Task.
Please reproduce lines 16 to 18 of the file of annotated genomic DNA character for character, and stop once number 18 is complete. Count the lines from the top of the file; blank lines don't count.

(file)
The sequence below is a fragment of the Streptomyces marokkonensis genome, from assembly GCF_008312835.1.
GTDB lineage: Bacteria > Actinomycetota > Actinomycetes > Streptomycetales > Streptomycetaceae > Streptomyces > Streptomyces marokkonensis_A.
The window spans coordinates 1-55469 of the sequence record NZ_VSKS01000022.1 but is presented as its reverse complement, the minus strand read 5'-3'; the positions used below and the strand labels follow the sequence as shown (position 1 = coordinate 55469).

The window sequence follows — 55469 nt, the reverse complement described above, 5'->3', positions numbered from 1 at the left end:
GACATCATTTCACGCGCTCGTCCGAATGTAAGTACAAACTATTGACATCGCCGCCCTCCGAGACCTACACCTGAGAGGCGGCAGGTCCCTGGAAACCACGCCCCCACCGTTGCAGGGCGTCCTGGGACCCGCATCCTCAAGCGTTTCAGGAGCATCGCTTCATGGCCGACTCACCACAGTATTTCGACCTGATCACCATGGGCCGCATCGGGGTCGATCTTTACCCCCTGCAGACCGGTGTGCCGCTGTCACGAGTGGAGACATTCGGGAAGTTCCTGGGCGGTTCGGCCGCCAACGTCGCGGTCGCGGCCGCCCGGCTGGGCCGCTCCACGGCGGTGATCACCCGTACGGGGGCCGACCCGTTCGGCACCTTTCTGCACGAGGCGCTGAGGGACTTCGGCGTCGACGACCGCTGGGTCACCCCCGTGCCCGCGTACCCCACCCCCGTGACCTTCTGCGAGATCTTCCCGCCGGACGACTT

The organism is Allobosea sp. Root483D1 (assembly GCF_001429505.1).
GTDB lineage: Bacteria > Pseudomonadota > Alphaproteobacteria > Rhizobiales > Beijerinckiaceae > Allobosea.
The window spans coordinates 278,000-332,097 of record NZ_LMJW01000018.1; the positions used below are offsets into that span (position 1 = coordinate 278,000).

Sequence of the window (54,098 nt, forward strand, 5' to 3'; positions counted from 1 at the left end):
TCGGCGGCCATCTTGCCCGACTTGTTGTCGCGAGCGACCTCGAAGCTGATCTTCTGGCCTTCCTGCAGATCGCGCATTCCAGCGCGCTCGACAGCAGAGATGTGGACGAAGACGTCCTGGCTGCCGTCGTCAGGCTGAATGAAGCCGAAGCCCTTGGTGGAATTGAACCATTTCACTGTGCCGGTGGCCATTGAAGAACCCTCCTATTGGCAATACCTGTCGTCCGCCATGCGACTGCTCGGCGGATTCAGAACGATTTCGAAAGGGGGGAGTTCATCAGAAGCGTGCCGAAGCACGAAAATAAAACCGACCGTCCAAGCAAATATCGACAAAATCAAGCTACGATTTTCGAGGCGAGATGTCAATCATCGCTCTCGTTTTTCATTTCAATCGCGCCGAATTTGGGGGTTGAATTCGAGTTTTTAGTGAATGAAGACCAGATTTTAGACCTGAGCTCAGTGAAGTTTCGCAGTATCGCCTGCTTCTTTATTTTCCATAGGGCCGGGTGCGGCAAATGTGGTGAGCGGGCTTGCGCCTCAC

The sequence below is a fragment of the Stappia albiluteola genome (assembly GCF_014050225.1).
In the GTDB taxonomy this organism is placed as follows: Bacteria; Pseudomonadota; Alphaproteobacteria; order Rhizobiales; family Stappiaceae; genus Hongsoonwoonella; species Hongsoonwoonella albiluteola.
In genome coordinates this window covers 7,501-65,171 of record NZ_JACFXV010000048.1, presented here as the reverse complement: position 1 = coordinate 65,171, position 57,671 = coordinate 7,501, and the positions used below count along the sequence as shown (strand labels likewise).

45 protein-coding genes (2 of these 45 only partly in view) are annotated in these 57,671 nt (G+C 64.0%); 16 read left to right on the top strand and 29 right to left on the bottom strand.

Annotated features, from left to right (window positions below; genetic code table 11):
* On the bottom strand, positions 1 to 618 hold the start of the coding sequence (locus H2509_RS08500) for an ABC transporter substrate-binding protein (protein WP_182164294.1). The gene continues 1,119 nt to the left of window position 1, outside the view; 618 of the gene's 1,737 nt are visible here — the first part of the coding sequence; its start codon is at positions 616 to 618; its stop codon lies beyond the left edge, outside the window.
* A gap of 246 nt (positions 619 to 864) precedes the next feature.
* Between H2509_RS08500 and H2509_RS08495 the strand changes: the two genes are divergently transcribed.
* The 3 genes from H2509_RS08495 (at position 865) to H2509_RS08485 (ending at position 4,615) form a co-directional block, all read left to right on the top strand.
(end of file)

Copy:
* On the bottom strand, positions 1 to 618 hold the start of the coding sequence (locus H2509_RS08500) for an ABC transporter substrate-binding protein (protein WP_182164294.1). The gene continues 1,119 nt to the left of window position 1, outside the view; 618 of the gene's 1,737 nt are visible here — the first part of the coding sequence; its start codon is at positions 616 to 618; its stop codon lies beyond the left edge, outside the window.
* A gap of 246 nt (positions 619 to 864) precedes the next feature.
* Between H2509_RS08500 and H2509_RS08495 the strand changes: the two genes are divergently transcribed.